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E-scooters and Bikes Evolve From Fad to Serious Urban Transport Option

Accompanying images can be viewed starting on page 1 of the December 2019 issue pdf

By William G. Schulz

From a fad for cool kids that popped up on DC streets some two years ago, dock-less, electrified bikes and scooters have made their way from Millennial-generation swagger to serious consideration as modes of urban transport—and now, with tightening regulation by City Hall.

The most dramatic step to date was the December 3rd, District Department of Transportation’s (DDOT) rollout of a newly winnowed list of approved dockless e-scooter/e-bike providers for the District of Columbia. The chosen companies have signed on to a complex regulatory regime — a mix of creative application of existing DC bike laws, self-regulation (with oversight) by operators, including for collection of safety data; vehicle safety evaluation, and testing by DDOT; and an evolving set of best practices monitored by the agency for application whenever deemed appropriate.

As well, there is a high probability of further change as DC City Council prepares to consider new legislation — introduced earlier this year by Ward 3 Councilmember Mary Cheh — meant to address safety and the changing state of urban transportation infrastructure, including pedestrian safety, and esthetic challenges delivered by the slick, new app-powered wheels.

The city’s decision this month granted permits to dockless operators Lyft, Jump, Skip and Spin to provide up to 10,000 e-scooters and permits to operators Jump and Helbiz to provide up to 5,000 e-bikes on city streets starting in 2020.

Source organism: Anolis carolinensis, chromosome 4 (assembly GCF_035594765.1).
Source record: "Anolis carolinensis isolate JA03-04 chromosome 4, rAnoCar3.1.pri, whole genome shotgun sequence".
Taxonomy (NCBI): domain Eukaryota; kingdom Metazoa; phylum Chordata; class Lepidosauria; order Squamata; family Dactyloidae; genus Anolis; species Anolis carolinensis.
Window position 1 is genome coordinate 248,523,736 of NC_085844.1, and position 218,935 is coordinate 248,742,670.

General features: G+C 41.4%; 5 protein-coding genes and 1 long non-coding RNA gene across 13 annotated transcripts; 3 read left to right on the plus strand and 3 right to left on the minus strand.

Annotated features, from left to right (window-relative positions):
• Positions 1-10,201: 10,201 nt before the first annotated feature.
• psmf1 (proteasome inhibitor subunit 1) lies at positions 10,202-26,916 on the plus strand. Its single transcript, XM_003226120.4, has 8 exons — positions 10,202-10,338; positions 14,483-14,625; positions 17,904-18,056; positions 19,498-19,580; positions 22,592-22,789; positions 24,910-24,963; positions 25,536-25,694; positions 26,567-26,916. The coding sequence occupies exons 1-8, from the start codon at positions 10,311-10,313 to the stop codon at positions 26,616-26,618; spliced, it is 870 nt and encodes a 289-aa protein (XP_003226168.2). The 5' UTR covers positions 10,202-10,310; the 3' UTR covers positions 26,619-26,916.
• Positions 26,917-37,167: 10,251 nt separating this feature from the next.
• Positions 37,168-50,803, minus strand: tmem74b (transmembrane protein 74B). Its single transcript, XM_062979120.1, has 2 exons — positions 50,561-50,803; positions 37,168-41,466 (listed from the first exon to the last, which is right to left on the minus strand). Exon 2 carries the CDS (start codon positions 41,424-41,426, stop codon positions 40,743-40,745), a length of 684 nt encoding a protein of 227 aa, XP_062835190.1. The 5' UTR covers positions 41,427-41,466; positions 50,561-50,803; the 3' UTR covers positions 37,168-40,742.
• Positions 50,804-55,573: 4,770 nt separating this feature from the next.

“Dockless vehicles are part of our effort to meet Mayor Bowser’s goal to create reliable, accessible transportation options for Washingtonians across all eight wards,” DDOT Director Jeff Marootian said in announcing the approved permit holders. “The District’s 2020 dockless vehicle sharing program is rooted in thoughtful expansion, program evaluation, and feedback from stakeholders.”

But formalizing the presence of motorized bikes and scooters in DC is not wholly welcome news for many residents, especially the elderly, pet owners, and people who simply enjoy walking undisturbed by motor vehicle traffic.  They have been vocal in their complaints about bike and scooter riders, especially those who ride on sidewalks -— perfectly legal outside of the central business district — and who are often careless about where they leave those bikes and scooters.

A group of Dupont Circle residents met with The InTowner recently to discuss their concerns over e-bikes and scooters. Participants recounted common complaints — e-scooters abandoned in places where they present a trip and fall hazard; riders without helmets; riders who zip past and frighten, especially elderly pedestrians; distracted riders; riders without helmets; and a general sense of disrespect by generally much younger scooter aficionados.

“I think it’s really important to get them off the sidewalks,” said Dupont Circle resident Robin Diener. She said she questions whether the companies are really doing enough to enforce rider safety, especially the requirement to be 18 years of age and provide a valid driver’s license to rent one of the e-bikes or e-scooters.

Diener noted that Cheh’s legislation would effectively prohibit riding on the sidewalk by requiring that operators set the e-scooters to go no faster than about six mph on the sidewalk.